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Seniors Quarterly

How to Ease the Struggles of Care Giving


By Alice Iseminger

Caring for an elderly loved one can be very rewarding. But being a caregiver can also become a struggle to cope with emotional family relationships and often, financial hardships because of missed work due to care taking.

According to a survey by the Family Caregiver Alliance and AARP, “nearly 25% of working Americans provide care to an elderly friend or relative.” Look around you. That means one in four employees have care giving responsibilities that can negatively impact their work life.

Working caregivers often have to leave their jobs early, come in late, or take extra time off for their care taking responsibilities. The stress level of juggling work, family and care giving can cause guilt, anger, exhaustion, anxiety, and depression in the caregiver.

Women caregivers are especially hard hit as they continually juggle more of the demands of family and care taking as well as their careers.

The Family Caregiver Alliance National Center on Caregiving sites several eye-opening statistics from a 1999 study on women and care giving compiled by the MetLife Mature Market Institute and the National Center on Women and Aging. The study found that an astonishing number of women struggle with their responsibilities:

• 33% of working women decreased work hours

• 29% passed up a job promotion, training or assignment

• 22% took a leave of absence

• 20% switched from full-time to part-time employment

• 16% quit their jobs

Working care givers are not alone. As baby boomers age, more resources are becoming available. The first place to start is by creating your own list of who, what, when, where, how and why.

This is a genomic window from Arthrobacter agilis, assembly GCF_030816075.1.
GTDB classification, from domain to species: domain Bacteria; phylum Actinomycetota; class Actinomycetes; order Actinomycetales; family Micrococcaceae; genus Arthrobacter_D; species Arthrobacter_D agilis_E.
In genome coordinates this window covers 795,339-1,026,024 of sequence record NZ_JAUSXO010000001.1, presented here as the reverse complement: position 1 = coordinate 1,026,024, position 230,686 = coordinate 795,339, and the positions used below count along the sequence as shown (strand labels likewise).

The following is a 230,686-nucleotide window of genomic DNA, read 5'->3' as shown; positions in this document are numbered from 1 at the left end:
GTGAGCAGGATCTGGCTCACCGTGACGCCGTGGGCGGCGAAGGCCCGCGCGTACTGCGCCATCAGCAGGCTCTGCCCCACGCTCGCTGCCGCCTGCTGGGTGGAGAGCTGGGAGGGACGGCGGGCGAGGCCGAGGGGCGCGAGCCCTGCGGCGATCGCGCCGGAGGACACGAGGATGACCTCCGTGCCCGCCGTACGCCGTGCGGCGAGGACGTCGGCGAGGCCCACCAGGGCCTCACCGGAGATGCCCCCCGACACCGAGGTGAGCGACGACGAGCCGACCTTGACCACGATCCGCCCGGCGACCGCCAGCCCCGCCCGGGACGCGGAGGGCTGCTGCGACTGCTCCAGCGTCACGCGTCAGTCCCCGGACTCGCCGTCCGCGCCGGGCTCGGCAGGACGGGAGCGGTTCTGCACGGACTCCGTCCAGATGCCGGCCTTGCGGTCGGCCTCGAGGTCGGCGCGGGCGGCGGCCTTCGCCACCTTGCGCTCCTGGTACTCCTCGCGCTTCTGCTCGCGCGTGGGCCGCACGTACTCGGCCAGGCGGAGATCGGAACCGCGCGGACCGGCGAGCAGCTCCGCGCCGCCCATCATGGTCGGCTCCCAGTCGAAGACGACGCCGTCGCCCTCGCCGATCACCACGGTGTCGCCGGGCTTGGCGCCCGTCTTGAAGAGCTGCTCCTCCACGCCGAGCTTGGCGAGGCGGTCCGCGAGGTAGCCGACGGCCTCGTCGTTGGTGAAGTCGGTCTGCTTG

Who is available in the community to provide information and assistance?

For example, Lorain County Office on Aging, and Seniors Helping Seniors

What are the different levels of care needed? (Companionship, transportation, housekeeping, personal care, etc.?) For example, I would like someone to assist mom with her personal bathing and dressing.

When is care needed? For example, Three days a week I would like someone to visit with my loved one and make lunch.

Where is the best place for care? Most people prefer to stay in their own home. Being at home is where they feel safe and comfortable and it improves physical and mental well being.

How much can the family afford and how will services be covered? It can be a combination of private funds, insurance and other resources.

Why should I make a decision now? Don’t wait until there is an emergency to provide care for a loved one and support for the care giver.

You cannot control every situation. In all likelihood, caring for an older adult means that over time, more help will be needed, not less. As a care giver you can learn that you have options, and that you are not alone.

Seniors Helping Seniors ( ) will provide support for your elderly loved one and the necessary respite care to the care giver. For free information call Janet at 440-935-3848 or email:

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